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Censorship in the Classroom

Your experience in having your site banned by filtering software brings to mind the situation in our school.

Some parents objected to a book that was required reading in an English class, a book that students have been reading in schools for decades.

They wrote the principal about it, claiming among other things that the book was "unwholesome."

Showing his characteristic backbone, the principal promptly suggested to the teacher that it would be best if another book was substituted.

Since the teacher was new and didn't want to make any waves, she quietly went along. But we can all see that the experience sapped much of her initial enthusiasm for teaching.

I recently read that fundamentalist parents in Alabama succeeded in banning 44 history, social studies, and health textbooks from their public schools.

I bet most of all of these censorship-happy types are the first to jump up, wave the flag, and sing the phrases of "America, land of the free."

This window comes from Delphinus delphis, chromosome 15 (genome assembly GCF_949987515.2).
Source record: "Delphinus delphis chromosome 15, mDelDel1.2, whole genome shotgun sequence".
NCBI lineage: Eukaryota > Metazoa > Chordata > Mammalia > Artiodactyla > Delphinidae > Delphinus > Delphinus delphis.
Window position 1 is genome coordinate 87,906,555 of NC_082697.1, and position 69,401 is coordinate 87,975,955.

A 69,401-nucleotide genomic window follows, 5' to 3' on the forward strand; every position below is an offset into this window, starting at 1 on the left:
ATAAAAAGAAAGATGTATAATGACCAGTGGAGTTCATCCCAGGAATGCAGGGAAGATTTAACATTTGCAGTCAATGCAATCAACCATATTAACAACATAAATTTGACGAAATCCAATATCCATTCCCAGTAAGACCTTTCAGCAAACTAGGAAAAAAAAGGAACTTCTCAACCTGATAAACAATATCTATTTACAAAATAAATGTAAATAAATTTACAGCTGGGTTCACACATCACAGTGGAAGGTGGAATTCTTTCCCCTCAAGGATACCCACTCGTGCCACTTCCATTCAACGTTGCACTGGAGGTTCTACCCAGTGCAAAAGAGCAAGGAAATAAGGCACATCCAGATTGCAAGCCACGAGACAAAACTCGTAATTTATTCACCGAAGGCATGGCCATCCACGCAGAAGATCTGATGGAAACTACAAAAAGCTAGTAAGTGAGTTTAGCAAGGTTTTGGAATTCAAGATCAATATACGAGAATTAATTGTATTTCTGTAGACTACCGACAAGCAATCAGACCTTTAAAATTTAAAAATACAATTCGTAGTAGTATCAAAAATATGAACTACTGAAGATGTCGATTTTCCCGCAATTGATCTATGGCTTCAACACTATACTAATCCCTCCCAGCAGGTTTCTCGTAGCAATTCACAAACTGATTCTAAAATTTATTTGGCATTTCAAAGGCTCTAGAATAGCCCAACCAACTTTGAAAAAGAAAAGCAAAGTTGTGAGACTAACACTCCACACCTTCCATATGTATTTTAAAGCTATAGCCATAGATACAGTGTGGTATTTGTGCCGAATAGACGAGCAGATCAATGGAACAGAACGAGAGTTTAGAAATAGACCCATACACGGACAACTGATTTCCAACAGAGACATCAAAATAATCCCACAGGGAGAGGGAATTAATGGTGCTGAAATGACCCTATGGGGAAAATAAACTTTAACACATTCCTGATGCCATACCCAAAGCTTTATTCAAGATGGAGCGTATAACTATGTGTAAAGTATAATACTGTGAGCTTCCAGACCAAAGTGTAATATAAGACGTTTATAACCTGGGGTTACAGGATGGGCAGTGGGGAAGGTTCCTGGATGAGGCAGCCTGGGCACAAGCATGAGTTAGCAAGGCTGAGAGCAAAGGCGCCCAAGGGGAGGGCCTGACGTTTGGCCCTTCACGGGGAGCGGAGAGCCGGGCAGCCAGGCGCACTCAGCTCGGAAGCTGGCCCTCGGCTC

" A popular teacher was recently fired in Texas for taking her 5th grade class on a school approved trip to the Dallas Museum of Art.

Although more than 500,000 students visit the museum each year, someone complained this year that nude statues were in the museum. The contract of this this 51 year-old teacher, a classroom veteran of 28 years, was not renewed.
"

-The Week, Oct. 13, 2006

>> How are we supposed to get students engaged in healthy discussions if everything that isn't bland and G-rated is off limits?

All it takes is one student with some sort of a grudge to claim that some discussion wandered into some "unwholesome" or nonpolitically correct area, and we are called on the carpet to have to defend ourselves.

>> I guess if a discussion gets into one of these areas we are supposed to immediately stop the conversation and announce that we aren't allowed to talk about that. (Sounds just like education in some of the world's dictatorships.)

Principles are scared of school boards; and it seems that religious-right zealots are being attracted to school boards because they feel some duty to impose their narrow religious views on future generations.

I guess this is just another reason why students say their classes are dull, boring, and not relevant to their lives, and that the majority of new teachers leave the profession after a short time.

[Name withheld by request]


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